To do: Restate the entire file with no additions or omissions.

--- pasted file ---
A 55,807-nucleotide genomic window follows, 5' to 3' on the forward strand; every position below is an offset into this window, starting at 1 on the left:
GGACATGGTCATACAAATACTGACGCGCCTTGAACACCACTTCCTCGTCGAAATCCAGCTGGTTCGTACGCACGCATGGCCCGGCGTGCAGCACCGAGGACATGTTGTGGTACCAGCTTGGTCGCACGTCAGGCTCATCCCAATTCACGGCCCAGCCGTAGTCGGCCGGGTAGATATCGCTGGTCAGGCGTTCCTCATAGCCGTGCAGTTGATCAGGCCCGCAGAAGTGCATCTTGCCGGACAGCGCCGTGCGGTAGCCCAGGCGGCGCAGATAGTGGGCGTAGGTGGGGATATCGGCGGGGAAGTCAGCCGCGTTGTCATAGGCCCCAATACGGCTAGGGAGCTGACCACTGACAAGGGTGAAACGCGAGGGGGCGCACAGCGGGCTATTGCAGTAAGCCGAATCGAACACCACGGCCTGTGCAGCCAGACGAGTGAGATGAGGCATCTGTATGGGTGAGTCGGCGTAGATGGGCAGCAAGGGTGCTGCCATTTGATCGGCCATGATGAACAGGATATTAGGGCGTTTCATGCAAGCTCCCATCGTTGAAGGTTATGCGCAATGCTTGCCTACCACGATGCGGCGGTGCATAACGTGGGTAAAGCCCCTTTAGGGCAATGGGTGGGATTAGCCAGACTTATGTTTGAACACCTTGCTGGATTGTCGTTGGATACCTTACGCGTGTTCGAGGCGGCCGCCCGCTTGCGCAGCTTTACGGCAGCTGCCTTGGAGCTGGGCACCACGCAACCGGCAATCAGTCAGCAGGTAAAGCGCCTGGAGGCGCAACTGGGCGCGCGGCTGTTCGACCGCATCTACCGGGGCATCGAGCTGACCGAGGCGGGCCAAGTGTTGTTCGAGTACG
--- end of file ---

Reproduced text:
A 55,807-nucleotide genomic window follows, 5' to 3' on the forward strand; every position below is an offset into this window, starting at 1 on the left:
GGACATGGTCATACAAATACTGACGCGCCTTGAACACCACTTCCTCGTCGAAATCCAGCTGGTTCGTACGCACGCATGGCCCGGCGTGCAGCACCGAGGACATGTTGTGGTACCAGCTTGGTCGCACGTCAGGCTCATCCCAATTCACGGCCCAGCCGTAGTCGGCCGGGTAGATATCGCTGGTCAGGCGTTCCTCATAGCCGTGCAGTTGATCAGGCCCGCAGAAGTGCATCTTGCCGGACAGCGCCGTGCGGTAGCCCAGGCGGCGCAGATAGTGGGCGTAGGTGGGGATATCGGCGGGGAAGTCAGCCGCGTTGTCATAGGCCCCAATACGGCTAGGGAGCTGACCACTGACAAGGGTGAAACGCGAGGGGGCGCACAGCGGGCTATTGCAGTAAGCCGAATCGAACACCACGGCCTGTGCAGCCAGACGAGTGAGATGAGGCATCTGTATGGGTGAGTCGGCGTAGATGGGCAGCAAGGGTGCTGCCATTTGATCGGCCATGATGAACAGGATATTAGGGCGTTTCATGCAAGCTCCCATCGTTGAAGGTTATGCGCAATGCTTGCCTACCACGATGCGGCGGTGCATAACGTGGGTAAAGCCCCTTTAGGGCAATGGGTGGGATTAGCCAGACTTATGTTTGAACACCTTGCTGGATTGTCGTTGGATACCTTACGCGTGTTCGAGGCGGCCGCCCGCTTGCGCAGCTTTACGGCAGCTGCCTTGGAGCTGGGCACCACGCAACCGGCAATCAGTCAGCAGGTAAAGCGCCTGGAGGCGCAACTGGGCGCGCGGCTGTTCGACCGCATCTACCGGGGCATCGAGCTGACCGAGGCGGGCCAAGTGTTGTTCGAGTACG